Like any self-respecting artist, I have a sketchbook. Since my chosen medium doesn’t involve paper I don’t draw in it as often as other types of artists do, but I do use it to collect ideas and inspirations as they come to me. I’ve been catching up on Downton Abbey, so this is what the latest page in my sketchbook looks like:

I want to get into a habit of sketching more regularly. Do you have a sketchbook? How often do you use it? Where do you tend to find inspiration for your art?

 

Knit Fit: Day One

Last weekend I trekked to Ballard, WA to attend the very first Knit Fit! This is the third knitting convention I’ve been to, the others being the Sock Summit in Portland, OR and Knit City in Vancouver, BC. Knit Fit seemed smaller than Knit City, but it was very cozy feeling. The main hall was filled with knitters and spinners, milling about the registration tables, winding yarn from swifts, chatting with friends, and partaking in delicious sandwiches offered by Wild Wheat Bakery.

I arrived a bit early for my first class, so I had some time to poke around the marketplace. It was the perfect size for me, not so large as to be overwhelming, but big enough so I felt like I could spend hours in there without getting the least bit bored.

Foreground is The Fiber Gallery booth, in the background is Goody Golly Miss Olli! and the hanks of handspun hanging on racks are from Spincycle Yarns.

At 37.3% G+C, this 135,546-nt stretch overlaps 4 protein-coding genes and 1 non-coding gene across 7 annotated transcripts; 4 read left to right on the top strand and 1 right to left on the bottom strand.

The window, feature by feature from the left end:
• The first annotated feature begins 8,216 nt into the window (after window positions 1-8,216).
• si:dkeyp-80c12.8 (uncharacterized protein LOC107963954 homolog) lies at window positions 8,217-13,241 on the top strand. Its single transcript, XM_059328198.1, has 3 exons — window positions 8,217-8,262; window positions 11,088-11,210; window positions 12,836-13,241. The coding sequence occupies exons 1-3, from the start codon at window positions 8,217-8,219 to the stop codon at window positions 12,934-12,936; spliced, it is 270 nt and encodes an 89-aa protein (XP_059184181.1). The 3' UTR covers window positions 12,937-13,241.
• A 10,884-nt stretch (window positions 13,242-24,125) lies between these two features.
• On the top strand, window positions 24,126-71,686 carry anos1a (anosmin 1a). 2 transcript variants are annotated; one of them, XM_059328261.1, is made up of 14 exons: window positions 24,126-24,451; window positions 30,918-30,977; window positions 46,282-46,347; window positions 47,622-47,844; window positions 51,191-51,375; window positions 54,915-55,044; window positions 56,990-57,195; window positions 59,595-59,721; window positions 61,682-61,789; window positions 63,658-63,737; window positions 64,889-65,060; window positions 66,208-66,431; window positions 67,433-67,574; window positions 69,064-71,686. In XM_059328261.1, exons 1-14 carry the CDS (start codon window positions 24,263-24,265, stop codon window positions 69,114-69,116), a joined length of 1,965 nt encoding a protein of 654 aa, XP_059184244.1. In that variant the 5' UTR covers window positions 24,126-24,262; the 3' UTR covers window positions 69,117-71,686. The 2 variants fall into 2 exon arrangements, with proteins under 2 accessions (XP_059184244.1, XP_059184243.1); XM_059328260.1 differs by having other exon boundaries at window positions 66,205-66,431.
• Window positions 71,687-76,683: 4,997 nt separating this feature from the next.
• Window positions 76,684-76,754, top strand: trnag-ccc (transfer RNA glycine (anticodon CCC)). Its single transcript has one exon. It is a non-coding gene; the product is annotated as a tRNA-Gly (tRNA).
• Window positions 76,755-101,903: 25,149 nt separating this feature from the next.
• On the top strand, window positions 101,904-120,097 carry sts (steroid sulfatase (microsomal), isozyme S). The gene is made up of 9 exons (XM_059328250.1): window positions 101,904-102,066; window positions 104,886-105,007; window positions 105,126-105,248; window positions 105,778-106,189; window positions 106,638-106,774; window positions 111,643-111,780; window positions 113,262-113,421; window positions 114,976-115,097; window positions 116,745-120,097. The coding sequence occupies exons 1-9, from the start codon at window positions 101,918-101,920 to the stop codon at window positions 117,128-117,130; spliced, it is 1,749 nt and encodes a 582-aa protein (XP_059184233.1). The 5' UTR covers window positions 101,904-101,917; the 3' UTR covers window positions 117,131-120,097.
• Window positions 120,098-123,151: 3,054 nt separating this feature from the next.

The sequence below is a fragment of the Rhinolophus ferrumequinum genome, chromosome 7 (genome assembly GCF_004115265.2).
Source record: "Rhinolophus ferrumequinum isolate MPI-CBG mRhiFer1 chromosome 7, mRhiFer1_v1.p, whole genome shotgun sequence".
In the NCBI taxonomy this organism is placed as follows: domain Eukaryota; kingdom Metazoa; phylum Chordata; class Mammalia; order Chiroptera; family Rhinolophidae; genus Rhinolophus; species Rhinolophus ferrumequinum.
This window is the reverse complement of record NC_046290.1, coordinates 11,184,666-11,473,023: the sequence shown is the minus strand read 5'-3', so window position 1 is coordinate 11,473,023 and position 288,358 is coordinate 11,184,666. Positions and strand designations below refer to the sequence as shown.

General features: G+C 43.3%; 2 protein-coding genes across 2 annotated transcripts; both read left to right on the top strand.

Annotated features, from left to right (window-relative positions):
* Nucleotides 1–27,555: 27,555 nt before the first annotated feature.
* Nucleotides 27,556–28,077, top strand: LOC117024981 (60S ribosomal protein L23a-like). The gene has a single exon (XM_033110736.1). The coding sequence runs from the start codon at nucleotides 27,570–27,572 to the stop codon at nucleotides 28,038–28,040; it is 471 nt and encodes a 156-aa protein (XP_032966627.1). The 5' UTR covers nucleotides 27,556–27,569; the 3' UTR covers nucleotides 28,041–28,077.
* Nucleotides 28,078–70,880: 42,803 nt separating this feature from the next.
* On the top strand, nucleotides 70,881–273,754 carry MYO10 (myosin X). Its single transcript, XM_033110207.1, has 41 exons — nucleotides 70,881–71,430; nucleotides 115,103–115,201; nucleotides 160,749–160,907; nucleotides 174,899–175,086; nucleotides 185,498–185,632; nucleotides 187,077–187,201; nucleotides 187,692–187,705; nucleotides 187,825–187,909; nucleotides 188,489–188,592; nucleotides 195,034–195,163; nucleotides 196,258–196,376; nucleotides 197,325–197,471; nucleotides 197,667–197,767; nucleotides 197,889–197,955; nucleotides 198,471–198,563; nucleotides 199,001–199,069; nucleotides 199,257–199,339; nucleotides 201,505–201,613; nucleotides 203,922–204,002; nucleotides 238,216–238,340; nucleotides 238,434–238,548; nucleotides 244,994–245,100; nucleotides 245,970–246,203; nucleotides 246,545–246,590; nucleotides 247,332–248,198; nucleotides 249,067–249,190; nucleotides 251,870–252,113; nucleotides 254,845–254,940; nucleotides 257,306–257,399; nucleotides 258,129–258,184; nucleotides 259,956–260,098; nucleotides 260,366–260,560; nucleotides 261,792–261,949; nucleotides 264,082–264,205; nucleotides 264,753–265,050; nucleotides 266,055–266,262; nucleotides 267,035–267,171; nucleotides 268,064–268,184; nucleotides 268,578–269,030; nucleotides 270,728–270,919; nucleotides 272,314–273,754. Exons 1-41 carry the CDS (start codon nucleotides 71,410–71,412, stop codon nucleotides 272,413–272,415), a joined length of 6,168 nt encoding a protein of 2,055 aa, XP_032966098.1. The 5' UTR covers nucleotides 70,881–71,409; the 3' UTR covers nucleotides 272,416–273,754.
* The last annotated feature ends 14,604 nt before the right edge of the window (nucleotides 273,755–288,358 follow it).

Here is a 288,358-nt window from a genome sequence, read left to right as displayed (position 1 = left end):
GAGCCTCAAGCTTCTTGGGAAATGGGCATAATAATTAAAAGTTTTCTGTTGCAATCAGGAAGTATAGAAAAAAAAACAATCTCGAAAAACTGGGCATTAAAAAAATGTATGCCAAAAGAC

I found some Chibi darning needles to replace some of those that were lost in Vancouver (now I can weave in the ends on all of those nearly finished projects that have been piling up!). Mostly I just enjoyed fondling all the pretty yarn and fiber the vendors had to offer.

The Textiles a Mano booth was very nicely decorated!

Pepperberry Knits also looked rather fetching with their hanging hanks of novelty yarns.

I even found the perfect skein to fill a color gap in a gradient project I was working on.

That’s Hazel Knits Artisan Sock in Rogue (one of a kind color) bridging the gap between a medium toned teal and a very dark green in my Aranami Shawl.

I managed to wrest myself from the siren song of the marketplace just in time to make it to my first class, Self-Publishing Your Own Knitting Patterns taught by Lee Meredith.

Not just an excellent teacher, but a fabulous designer too. I mean, LOOK AT THAT SHAWL! Rav link here: Junction

I was blown away by this class! Lee managed to get through so much useful information in only 3 hours, I swear she must have bent the space-time continuum to make it work. The handout alone would have been worth the price of admission. It was a small class and we were able to ask Lee lots of questions about the many nuances involved in self publishing, from the more technical aspects of building a PDF file, to the types of experiences she had had using different platforms to sell and market her work. I came away from her class with pages and pages of notes. The process of self-publishing has been completely demystified for me now! I now have all of the information I felt like I was missing after reading The Knitgrrl Guide to Professional Knitwear Design. It’s still a great book to start with, but it really only gives a general overview of what it’s like to be a designer. If you’re considering publishing your own knitting designs and ever have the opportunity to take Lee’s class DO IT! It’s like an expansion pack for the book! You know, the kind that adds all sorts of cool elements to the game that the developers really should have included in the first place…